Royal Mail Feels Pinch From Faster Roll-Out of Amazon Deliveries

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Postal worker Ray Jaeger sorts mail
Postal worker Ray Jaeger sorts mail at the U.S. Postal Service Mid-Island Processing and Distribution Center in Melville, New York, on April 16, 2009. Photographer: Andrew Harrer/Bloomberg

Royal Mail Plc, the U.K. postal service that listed in London in 2013, said it’s getting squeezed by Inc. accelerating the expansion of a rival delivery network, making it tougher to tap the growing parcels market.

Royal Mail’s ability to win business depends on the “speed and extent” of Amazon’s roll-out, Chief Executive Officer Moya Greene said Thursday after announcing earnings. She reiterated that while parcel volumes are increasing at a 4 percent annual rate, growth in markets that her company can access will be limited to 1 to 2 percent, with prices under pressure.

“Amazon is a big retailer and it’s also now a serious delivery competitor,” Greene said in a telephone interview. “It has its own network and it has rolled out that network pretty quickly. There aren’t going to be as many parcels for the industry to vie for.”

Royal Mail’s operating profit excluding reorganization costs increased 6 percent to 740 million pounds ($1.15 billion) in the year ended March 29, the company said in a statement. Greene said market conditions will remain tough this fiscal year, with letter volumes -- the mainstay of the company’s business for the bulk of its 500-year history -- continuing their decline at a 4 to 6 percent annual pace and margins at European arm GLS crimped by subcontractor costs in Germany.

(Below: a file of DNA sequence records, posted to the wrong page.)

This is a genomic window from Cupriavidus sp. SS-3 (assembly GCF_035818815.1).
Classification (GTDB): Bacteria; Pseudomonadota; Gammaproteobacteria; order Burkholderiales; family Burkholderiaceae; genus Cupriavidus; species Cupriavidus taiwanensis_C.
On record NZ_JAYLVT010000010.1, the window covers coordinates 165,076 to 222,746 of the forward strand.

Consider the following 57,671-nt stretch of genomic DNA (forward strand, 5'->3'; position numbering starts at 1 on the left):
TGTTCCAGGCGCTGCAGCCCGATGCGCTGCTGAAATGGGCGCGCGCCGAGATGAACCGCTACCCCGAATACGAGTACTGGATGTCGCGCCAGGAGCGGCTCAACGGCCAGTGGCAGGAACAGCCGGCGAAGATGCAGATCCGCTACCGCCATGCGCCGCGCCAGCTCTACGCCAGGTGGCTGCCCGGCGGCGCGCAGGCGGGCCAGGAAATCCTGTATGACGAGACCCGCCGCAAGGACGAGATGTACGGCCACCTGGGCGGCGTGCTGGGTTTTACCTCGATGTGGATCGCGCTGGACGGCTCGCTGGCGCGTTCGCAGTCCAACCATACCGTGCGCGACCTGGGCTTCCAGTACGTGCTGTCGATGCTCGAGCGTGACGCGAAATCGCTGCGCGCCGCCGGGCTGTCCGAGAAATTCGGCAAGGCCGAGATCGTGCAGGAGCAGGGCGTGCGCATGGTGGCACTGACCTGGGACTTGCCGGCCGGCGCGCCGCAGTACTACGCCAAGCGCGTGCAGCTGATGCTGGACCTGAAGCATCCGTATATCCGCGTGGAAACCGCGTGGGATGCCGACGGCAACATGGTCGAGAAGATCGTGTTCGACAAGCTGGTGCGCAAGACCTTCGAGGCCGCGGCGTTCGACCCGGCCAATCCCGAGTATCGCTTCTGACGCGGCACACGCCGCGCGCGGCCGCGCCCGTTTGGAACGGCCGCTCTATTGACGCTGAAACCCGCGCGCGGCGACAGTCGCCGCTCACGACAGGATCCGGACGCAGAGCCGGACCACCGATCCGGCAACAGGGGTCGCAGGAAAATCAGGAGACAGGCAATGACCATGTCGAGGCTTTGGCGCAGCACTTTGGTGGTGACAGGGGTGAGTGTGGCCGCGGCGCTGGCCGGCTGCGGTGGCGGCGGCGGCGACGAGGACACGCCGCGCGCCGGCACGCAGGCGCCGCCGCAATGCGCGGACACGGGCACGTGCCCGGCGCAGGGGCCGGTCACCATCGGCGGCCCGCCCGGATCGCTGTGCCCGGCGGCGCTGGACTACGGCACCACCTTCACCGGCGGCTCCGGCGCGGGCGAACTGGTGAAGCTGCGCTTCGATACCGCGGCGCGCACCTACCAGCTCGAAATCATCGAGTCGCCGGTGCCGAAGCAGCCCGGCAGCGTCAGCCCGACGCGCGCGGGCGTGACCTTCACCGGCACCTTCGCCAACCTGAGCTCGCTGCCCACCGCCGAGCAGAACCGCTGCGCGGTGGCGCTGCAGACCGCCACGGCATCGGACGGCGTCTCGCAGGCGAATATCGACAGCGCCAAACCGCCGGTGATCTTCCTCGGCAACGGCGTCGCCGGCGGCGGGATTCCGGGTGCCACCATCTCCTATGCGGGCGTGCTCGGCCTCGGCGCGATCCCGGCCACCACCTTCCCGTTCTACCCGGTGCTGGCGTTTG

Clothing, Toys

Shares of Royal Mail fell as much as 2.6 percent and were trading 2.9 pence, or 0.6 percent, lower at 497 pence as of 11:01 a.m. in London, paring gains this year to 16 percent and valuing the company at 4.98 billion pounds.

Royal Mail will be “fortunate” if Amazon’s in-house delivery system restricts growth in attainable parcels volumes to 2 percent, Greene said, adding: “Maybe more importantly, this is going to continue to put pressure on pricing.”

The fastest-expanding markets are likely to be clothing, toys and sporting goods, Royal Mail said.

The company, mandated to sustain a network delivering to every U.K. household is also being undercut by smaller delivery companies able to pick and choose services connecting with Royal Mail’s network.

Pressure eased with last year’s collapse of City Link Ltd., which spurred volumes, and the suspension of PostNL NV’s Whistl letter service may also benefit the business, though could inflate operating costs. Royal Mail stock gained 3.9 percent on May 11 when Whistle ceased deliveries.

Royal Mail has closed 30 of 69 mail centers and reduced its headcount to 130,100 from 158,900 over the past seven years, though U.K. operating costs excluding reorganization costs fell only 1 percent last year and Greene today promised “to step up the pace of change to drive efficiency.”

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